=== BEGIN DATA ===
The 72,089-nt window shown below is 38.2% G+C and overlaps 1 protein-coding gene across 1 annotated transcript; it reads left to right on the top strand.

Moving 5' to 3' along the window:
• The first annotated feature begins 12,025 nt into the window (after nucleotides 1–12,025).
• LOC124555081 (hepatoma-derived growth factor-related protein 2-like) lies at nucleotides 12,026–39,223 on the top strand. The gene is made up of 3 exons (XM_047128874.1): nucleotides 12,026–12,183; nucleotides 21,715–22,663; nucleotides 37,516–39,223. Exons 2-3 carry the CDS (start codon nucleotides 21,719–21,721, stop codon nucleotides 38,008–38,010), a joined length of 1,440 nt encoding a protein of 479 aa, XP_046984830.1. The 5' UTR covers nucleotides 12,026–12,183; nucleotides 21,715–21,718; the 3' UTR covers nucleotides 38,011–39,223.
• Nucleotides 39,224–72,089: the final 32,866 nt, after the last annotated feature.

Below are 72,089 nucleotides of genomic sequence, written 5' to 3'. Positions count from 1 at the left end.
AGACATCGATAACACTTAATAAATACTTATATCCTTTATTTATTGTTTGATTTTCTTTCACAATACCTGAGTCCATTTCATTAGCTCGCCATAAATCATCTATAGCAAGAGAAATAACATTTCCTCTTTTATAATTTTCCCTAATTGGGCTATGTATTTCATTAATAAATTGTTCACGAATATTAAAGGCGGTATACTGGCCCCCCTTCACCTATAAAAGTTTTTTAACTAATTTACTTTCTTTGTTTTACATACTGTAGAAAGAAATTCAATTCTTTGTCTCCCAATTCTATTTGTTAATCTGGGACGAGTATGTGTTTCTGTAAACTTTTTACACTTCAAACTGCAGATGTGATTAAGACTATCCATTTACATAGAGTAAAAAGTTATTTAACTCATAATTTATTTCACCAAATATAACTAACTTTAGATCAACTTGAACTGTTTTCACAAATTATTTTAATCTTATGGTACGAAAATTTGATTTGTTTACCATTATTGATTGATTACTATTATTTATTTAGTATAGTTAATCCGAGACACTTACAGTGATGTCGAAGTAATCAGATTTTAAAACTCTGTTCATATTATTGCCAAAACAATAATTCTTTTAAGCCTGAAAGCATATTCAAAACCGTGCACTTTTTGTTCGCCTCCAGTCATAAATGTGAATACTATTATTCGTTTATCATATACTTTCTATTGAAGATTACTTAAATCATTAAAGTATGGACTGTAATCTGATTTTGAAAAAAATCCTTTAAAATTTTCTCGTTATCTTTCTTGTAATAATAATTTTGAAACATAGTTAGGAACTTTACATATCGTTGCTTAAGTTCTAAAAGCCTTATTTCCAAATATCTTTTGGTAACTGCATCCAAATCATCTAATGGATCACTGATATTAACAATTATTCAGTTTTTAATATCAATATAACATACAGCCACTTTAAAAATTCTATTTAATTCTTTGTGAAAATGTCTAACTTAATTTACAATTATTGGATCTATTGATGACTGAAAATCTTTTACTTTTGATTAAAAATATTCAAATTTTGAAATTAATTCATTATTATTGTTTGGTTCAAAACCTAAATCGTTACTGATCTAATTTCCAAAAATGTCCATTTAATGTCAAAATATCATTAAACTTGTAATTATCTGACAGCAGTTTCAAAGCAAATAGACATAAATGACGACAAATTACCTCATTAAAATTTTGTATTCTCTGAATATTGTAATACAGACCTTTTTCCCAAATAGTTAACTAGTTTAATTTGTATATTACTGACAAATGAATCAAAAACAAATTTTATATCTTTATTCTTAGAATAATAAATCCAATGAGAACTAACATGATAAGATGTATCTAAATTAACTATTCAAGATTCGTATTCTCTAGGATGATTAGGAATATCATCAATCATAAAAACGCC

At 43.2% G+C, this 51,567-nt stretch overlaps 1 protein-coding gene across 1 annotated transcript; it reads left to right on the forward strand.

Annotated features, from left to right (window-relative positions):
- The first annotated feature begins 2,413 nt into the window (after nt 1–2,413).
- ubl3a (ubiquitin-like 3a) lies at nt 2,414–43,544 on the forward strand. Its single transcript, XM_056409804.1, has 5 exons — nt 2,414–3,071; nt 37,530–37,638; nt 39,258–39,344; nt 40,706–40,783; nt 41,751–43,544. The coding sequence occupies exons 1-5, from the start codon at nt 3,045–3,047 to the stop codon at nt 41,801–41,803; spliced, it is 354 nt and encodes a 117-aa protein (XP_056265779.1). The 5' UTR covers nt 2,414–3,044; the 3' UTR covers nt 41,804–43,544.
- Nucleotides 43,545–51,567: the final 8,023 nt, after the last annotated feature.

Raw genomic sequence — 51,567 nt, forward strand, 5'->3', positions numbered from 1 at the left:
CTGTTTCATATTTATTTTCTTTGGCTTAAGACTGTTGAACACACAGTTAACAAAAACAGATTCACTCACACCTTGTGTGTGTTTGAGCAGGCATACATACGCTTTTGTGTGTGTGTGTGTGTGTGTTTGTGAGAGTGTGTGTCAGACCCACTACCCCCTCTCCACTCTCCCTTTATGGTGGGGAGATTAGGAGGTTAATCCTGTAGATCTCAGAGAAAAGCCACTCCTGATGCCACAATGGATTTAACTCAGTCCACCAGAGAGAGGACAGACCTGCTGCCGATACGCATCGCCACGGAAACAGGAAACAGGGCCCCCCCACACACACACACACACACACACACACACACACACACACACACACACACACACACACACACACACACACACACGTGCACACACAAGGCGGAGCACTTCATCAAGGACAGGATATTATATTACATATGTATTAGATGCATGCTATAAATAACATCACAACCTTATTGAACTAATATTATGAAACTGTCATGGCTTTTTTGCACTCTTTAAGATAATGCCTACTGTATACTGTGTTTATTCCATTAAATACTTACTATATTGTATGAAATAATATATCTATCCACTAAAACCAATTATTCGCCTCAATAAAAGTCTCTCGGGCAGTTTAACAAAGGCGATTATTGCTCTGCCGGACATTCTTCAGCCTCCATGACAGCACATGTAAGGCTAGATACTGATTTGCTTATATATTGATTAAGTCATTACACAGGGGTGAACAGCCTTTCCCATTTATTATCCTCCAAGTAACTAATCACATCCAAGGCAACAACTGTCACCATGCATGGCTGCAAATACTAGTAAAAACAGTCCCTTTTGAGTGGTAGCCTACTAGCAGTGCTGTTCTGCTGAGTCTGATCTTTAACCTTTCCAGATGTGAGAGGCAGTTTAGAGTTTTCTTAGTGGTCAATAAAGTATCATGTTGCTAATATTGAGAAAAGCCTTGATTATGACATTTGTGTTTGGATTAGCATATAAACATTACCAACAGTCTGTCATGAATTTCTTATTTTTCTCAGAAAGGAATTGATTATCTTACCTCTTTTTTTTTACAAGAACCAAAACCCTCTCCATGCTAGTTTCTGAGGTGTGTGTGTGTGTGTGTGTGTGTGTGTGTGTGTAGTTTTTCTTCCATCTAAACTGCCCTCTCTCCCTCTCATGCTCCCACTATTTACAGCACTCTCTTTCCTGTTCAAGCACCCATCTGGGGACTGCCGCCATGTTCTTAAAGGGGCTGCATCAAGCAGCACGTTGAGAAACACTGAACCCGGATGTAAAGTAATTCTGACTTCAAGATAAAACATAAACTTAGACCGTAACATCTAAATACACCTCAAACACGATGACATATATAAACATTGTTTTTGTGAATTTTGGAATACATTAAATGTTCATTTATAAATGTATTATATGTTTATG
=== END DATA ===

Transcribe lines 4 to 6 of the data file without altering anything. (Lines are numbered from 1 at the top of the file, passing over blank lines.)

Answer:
• LOC124555081 (hepatoma-derived growth factor-related protein 2-like) lies at nucleotides 12,026–39,223 on the top strand. The gene is made up of 3 exons (XM_047128874.1): nucleotides 12,026–12,183; nucleotides 21,715–22,663; nucleotides 37,516–39,223. Exons 2-3 carry the CDS (start codon nucleotides 21,719–21,721, stop codon nucleotides 38,008–38,010), a joined length of 1,440 nt encoding a protein of 479 aa, XP_046984830.1. The 5' UTR covers nucleotides 12,026–12,183; nucleotides 21,715–21,718; the 3' UTR covers nucleotides 38,011–39,223.
• Nucleotides 39,224–72,089: the final 32,866 nt, after the last annotated feature.

Below are 72,089 nucleotides of genomic sequence, written 5' to 3'. Positions count from 1 at the left end.